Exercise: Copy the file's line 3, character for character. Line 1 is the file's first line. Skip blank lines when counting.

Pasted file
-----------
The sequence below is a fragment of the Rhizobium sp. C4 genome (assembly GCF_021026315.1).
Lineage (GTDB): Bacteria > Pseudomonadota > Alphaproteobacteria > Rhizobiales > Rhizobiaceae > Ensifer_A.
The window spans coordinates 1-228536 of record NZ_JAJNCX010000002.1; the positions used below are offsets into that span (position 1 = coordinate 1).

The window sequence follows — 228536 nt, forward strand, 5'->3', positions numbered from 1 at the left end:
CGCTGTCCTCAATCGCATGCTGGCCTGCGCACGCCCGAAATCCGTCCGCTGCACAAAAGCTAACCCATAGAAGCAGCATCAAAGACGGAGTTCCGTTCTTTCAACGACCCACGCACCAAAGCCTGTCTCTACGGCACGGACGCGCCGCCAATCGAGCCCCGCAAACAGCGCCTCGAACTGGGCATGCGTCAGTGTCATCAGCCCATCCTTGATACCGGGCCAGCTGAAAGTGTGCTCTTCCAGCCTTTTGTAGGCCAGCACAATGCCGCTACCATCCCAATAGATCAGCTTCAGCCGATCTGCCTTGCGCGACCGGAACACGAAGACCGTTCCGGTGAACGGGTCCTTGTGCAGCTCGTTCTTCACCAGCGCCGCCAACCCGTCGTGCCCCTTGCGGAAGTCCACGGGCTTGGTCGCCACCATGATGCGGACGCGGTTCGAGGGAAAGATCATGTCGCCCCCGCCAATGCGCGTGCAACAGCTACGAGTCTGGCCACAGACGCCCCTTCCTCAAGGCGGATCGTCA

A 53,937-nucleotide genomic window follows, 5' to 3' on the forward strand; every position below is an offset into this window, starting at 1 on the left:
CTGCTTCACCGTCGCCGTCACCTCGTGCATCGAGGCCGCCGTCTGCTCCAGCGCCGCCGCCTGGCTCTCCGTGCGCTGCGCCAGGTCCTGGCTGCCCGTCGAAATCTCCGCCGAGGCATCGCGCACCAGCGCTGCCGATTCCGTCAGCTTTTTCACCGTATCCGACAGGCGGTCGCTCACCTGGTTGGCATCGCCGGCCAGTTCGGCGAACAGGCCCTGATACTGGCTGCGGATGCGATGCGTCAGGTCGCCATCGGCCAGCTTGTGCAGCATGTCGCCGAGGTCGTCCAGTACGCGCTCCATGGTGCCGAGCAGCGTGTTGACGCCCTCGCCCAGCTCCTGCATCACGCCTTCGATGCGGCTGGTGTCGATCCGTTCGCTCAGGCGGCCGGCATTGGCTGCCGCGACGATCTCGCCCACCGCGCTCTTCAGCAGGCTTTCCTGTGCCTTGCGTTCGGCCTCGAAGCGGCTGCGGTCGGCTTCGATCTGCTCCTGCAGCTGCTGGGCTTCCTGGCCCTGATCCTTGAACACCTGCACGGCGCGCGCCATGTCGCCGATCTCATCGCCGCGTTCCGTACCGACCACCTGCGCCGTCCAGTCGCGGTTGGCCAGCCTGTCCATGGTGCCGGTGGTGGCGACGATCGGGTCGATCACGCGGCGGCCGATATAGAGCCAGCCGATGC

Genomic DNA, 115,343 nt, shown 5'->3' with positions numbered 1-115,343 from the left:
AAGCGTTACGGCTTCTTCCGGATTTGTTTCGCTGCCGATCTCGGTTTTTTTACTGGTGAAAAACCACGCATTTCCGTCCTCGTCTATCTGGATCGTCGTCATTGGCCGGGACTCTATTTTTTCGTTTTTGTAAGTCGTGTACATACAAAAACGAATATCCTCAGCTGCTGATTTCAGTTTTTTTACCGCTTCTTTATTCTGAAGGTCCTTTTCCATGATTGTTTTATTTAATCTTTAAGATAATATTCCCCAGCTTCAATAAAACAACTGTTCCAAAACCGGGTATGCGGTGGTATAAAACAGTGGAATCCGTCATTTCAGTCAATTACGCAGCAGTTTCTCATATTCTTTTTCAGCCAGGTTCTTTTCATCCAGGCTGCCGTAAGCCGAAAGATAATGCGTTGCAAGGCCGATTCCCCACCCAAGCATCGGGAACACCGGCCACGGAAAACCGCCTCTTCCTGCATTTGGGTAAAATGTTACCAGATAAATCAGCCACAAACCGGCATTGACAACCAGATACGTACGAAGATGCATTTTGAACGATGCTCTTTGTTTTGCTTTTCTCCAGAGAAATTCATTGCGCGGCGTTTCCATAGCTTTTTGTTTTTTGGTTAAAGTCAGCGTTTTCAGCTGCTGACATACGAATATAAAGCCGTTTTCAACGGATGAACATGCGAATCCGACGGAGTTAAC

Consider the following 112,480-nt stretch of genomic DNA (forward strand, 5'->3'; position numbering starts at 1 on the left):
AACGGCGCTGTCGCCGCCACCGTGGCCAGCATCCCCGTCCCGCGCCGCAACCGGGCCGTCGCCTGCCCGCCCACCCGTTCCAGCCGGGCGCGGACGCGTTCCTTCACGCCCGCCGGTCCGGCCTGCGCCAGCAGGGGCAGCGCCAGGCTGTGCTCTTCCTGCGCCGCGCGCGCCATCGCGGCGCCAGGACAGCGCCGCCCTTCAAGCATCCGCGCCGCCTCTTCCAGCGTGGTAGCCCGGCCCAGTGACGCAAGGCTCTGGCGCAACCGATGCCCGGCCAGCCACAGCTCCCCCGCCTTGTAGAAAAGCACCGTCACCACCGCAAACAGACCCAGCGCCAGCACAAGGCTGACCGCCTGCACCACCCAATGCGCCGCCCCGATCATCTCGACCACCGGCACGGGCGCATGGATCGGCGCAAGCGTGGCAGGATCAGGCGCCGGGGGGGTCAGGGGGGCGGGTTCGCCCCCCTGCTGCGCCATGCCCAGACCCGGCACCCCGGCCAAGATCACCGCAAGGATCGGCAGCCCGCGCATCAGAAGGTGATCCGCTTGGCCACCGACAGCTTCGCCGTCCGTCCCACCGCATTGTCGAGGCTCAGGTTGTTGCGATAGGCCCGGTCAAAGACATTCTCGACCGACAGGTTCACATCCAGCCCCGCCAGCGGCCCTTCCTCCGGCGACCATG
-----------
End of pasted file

The window spans coordinates 1-228536 of record NZ_JAJNCX010000002.1; the positions used below are offsets into that span (position 1 = coordinate 1).